After the rejection of his large and small eagle Washington cent designs of 1791, the engraver John Gregory Hancock created another Washington cent, this time with a portrait of Washington in imitation of a Roman emperor. The rationale for the coin is unknown, however Walter Breen has proposed a theory that the Roman Head cent was a satirical piece. When Hancock learned Washington did not favor any coinage design bearing his own likeness, the engraver must have been rather disappointed and disgusted as both his large and small eagle designs contained an obverse displaying a bust of Washington. Washington's spokesman had called the the concept of putting the presidential portrait on a coin to be "monarchical" and compared it to the practices of the Roman Emperors Nero and Caligula. Nor did Washington wish to follow the path of the upstart puritan military leader Oliver Cromwell, who had put his own likeness on coins during the Commonwealth. Upon hearing these comments it is conjectured Hancock decided to make a limited edition Roman Head coin to satirize Washington and his decision. About twenty copies were struck and quietly distributed to local friends and associates. Breen states the existence of this coin was not publicly known for over forty years. Apparently Hancock and his employer, the mint owner Obadiah Westwood, did not want to offend America, as they undoubtedly hoped to obtain future contracts for token and medals from the new nation.
The obverse of the Roman Head cent displays a bust right portrait in the style of the Roman Emperors with the legend "WASHINGTON PRESIDENT" around the rim and the date "1792" in exergue. Because the bust is undraped the Roman Head cent was known as the Naked Bust Cent during the Nineteenth century. The reverse of the coin shows a rather comical eagle, which is actually a composite of Hancock's large and small eagle varieties. The head, tail and legs as well as the size of the olive branch and the full bundle of thirteen arrows in the talons imitates the large eagle cent. The shield appears to be a composite as its size is closer to the small eagle variety but its style, without a horizontal bar section at the top (that is a chief azure), is closer to the large eagle cent. The wings, which are the most unusual feature, clearly imitate the small eagle variety. The wings do not appear to be large enough to allow the bird to fly! The comic element is accentuated by having the wings pointed upward rather than spread out. In fact, above the eagle, between the wing tips, there was only room for the word "CENT," while on the wider spread wings of the small eagle variety there was room for the words, "ONE CENT." Also, the use of the larger head and closer wings only allowed Hancock to place six stars in the field, while his small eagle variety contained eight stars.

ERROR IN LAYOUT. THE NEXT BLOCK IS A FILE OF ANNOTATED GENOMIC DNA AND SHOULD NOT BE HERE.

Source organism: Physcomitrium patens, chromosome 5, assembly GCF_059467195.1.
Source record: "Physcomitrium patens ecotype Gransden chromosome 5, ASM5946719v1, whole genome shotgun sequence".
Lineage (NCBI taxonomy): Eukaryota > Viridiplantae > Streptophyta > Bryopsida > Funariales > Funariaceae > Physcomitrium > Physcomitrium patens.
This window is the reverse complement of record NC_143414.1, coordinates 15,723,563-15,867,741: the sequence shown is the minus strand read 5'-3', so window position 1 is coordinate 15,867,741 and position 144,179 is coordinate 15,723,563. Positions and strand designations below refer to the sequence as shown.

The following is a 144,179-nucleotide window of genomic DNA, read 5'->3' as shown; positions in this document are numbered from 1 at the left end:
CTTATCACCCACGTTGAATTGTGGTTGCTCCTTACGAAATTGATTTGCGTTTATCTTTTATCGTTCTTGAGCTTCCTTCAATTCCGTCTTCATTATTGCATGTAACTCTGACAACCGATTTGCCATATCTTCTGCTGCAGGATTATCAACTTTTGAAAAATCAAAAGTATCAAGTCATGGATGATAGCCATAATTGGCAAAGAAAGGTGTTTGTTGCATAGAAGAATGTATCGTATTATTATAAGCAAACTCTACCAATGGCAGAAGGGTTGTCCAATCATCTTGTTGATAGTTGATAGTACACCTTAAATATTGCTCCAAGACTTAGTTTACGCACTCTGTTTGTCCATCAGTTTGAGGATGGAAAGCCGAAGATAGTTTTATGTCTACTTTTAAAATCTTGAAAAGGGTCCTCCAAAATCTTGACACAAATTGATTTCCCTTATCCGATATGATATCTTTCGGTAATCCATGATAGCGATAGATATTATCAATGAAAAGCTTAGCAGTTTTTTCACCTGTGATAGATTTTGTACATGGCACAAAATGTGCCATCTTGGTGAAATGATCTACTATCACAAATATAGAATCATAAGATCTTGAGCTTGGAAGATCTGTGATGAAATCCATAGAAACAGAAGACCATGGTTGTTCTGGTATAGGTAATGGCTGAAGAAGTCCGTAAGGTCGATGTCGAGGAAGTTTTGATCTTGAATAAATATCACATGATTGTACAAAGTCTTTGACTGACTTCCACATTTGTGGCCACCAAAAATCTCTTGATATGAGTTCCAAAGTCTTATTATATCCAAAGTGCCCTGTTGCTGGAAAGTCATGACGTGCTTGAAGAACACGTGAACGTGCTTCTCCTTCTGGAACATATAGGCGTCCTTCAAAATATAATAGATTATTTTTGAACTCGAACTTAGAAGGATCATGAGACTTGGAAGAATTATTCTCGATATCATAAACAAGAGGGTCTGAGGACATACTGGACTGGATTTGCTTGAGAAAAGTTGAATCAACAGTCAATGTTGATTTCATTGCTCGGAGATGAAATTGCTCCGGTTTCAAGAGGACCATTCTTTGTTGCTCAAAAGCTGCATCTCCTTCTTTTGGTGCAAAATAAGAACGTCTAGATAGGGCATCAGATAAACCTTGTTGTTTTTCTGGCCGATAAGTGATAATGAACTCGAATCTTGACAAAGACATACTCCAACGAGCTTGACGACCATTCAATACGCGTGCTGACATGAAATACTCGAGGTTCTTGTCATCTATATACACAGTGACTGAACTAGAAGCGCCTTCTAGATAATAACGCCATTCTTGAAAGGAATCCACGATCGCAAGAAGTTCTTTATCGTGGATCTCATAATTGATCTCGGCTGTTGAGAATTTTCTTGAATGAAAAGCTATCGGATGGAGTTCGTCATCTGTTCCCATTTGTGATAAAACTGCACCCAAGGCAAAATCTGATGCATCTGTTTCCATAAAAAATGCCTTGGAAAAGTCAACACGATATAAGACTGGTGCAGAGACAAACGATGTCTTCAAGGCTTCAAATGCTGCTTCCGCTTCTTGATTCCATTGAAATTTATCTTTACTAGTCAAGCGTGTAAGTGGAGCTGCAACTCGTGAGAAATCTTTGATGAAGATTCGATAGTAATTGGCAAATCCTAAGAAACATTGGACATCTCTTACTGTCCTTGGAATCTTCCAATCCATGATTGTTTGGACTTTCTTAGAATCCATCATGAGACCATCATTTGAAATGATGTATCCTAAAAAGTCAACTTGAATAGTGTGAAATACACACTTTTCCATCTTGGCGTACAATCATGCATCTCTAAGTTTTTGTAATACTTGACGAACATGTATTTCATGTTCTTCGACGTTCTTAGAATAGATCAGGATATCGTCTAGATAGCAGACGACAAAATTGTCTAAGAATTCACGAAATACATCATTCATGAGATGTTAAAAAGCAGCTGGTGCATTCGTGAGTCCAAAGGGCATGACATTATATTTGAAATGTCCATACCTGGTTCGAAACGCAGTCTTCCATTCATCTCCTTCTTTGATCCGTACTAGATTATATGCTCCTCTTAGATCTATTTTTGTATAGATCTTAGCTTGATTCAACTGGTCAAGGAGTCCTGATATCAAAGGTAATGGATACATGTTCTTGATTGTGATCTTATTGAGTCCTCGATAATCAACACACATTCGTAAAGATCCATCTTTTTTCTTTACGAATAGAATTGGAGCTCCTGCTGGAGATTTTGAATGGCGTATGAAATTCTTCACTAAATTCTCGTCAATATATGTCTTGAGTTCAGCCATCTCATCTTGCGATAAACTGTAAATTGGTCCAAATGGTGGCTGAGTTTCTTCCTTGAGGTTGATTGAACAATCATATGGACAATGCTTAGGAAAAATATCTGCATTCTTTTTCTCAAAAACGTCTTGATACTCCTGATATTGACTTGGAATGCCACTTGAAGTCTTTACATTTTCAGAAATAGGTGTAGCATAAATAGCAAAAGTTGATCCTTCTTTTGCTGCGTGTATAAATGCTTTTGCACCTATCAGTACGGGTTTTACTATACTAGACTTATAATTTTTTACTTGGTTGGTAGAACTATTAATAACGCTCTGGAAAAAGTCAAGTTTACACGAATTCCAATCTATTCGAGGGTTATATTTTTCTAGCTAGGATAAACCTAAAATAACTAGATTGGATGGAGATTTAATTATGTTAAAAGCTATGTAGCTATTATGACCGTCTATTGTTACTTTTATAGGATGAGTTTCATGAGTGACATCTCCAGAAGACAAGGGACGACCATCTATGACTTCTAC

The Roman Head cents survives in about twenty examples. This coin is made of copper with a diameter of 30mm and a weight of 196-198.5 grains; it contains a lettered edge reading, "UNITED STATES OF AMERICA . X . X . X ." There are two unique single face impressions of obverse trial dies. One example in pewter contains the misspelling of "PRESEDENT". The other is a copper trial impression in which the date has been replaced with the designer's name, "I. G. HANCOCK" ; this example has a lettered edge reading, "PAYABLE AT MACCLESFIED LIVERPOOL OR CONGLETON . X ." Both of these trial impressions were stolen from Richard Picker during the 1971 American Numismatic Convention in Washington D.C. and have not been recovered.
See Breen, pp. 140-141 and his serial article, "Hancock's Revenge" in Numismatic News Weekly, (1971) Krause: Iola WI; the revision of W.S. Baker's 1885 catalog by Russell Rulau and George Fuld, Medallic Portraits of Washington , Iola, WI: Krause, 1985, p. 31 and George Fuld, "Coinage Featuring George Washington,"in Coinage of the Confederation Period, ed. by Philip L. Mossman, Coinage of the Americas Conference, Proceedings No. 11, held at the American Numismatic Society, October 28, 1995, New York: American Numismatic Society, 1996, pp. 165-259 on pp. 190-192.
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